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Everything You Need To Know About AR and VR

Virtual Reality and Augmented Reality are terms that are used a lot these days, thanks to the popularity of the AR game Pokemon Go and the release of VR headsets such as Oculus Rift by Facebook. The AR/VR industry is set to reach $108 billion in the three years, and although in the past they have been focused on the gaming community, we are now just starting to see software and hardware that will have real-world uses. Here’s a run-down of the differences between these two types of technology, and an overview of the industries they may have an impact on.

What is Augmented Reality?

Augmented Reality is software that is developed to enhance the world that we see, by overlaying it with digitally produced filters. You can use an AR device such as Microsoft’s HoloLens headset, that you wear like sunglasses and which will enable you to see everything that is in front of you and move freely while it projects an image over the scene you are looking at. You can also use your Smartphone as AR software will use your phone camera to track your surroundings, and then overlay additional information on it – such as in the case of the wildly popular game Pokemon Go. Pokemon Go is a sophisticated example of AR as it projects a Pokemon onto the middle of your screen on top of whatever you are looking at, whereas a simpler example of AR is a data overlay allowing the time to be overlaid over your screen.

The history of AR is quite interesting. Did you know, for example, the first head-mounted AR display was created by a computer scientist named Ivan Sutherland at Harvard back in 1968? The first uses of AR were in the fields of aviation and the military, with virtual information such as geo-local information being overlaid on a physical environment. It wasn’t until 2008 that AR was first used for commercial purposes when a German agency produced a printed magazine advert featuring a BMW mini, which also appeared on a computer screen when held in front of the computer’s camera. The user could then control the car on the screen and move it around to view it from different angles, just by moving the piece of paper.

Despite being around since 1968, AR is still in its infancy in terms of its use for consumer and enterprise applications – which we will look at later on in this piece.

What is Virtual Reality?

Virtual Reality differs from Augmented Reality in that VR takes over your whole vision in order to give you the impression that you are somewhere completely different – you can not only experience a simulated environment but also interact with it as well. To experience it you need to put on a VR headset, which covers your whole vision and completely opaque, so they block out your surroundings. If you use a tethered headset, such as the PlayStation VR then they use 6 degrees of freedom motion tracking (also known as 6DOF) through external sensors or cameras. What these do is to allow the headset to not only detect which direction you are facing in but also any movement you make as well.  You can also use a mobile-based headset such as Google Daydream View but these are less powerful than tethered headsets, as they rely on your smartphone processing unit.  They can also only track direction and not a positional movement, so they are not as immersive an experience as tethered headsets.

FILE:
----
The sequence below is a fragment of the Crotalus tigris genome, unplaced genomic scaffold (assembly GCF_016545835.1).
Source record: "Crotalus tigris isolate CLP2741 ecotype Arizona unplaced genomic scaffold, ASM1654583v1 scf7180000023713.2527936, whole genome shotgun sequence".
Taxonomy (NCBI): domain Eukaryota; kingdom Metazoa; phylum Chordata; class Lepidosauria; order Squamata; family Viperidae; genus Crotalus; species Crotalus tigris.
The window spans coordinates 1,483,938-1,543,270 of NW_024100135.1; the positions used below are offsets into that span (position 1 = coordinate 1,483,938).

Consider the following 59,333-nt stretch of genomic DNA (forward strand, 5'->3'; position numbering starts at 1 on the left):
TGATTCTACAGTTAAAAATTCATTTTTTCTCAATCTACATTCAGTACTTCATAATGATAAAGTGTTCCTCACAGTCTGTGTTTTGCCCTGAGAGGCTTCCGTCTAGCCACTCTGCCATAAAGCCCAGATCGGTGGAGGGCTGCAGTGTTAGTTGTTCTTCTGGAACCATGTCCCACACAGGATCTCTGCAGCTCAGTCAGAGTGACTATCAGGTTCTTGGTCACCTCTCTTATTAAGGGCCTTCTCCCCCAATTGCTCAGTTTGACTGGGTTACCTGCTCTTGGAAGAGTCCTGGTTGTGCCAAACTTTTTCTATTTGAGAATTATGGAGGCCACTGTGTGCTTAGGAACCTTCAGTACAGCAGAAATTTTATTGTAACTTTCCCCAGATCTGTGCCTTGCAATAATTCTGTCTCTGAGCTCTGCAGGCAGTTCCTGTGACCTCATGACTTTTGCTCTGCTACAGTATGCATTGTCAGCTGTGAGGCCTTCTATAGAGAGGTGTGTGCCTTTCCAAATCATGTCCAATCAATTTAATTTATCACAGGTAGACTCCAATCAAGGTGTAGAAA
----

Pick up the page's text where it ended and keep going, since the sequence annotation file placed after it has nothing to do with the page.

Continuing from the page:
The history of virtual reality stretches even further back than augmented reality, with the Virtual Reality Society linking it back to Stereoscopic photos and reviewers in the late 1830s! Research at the time showed that the brain can process different 2D images from each eye into a single object of three dimensions.  So, viewing two stereoscopic images side by side through a stereoscope gave the viewer not only a sense of depth but also immersion as well. The design principles of the stereoscope are still used today for the VR head-mounted displays for mobile phones.  In the 1960s, research around VR moved onto immersive computer-generated worlds that users could navigate, which led onto virtual reality becoming a mainstay of popular culture in the 1990s with gaming headsets from companies such as Nintendo, and the world-famous movie ‘The Lawnmower Man’.

What are the main Differences Between AR and VR?

AR and VR, although similar in design, actually allow the user to accomplish two very different things. AR adds to your reality by projecting information onto whatever you looking at, whereas VR takes you somewhere completely different to where you are. As you can see, they are both very powerful technologies, that show a lot of promise but are still really in their infancy with many consumers.

Which Industries will Benefit most from AR?

So, now we know the difference between the two technologies, let us take a closer look at the industries in which AR may be useful for: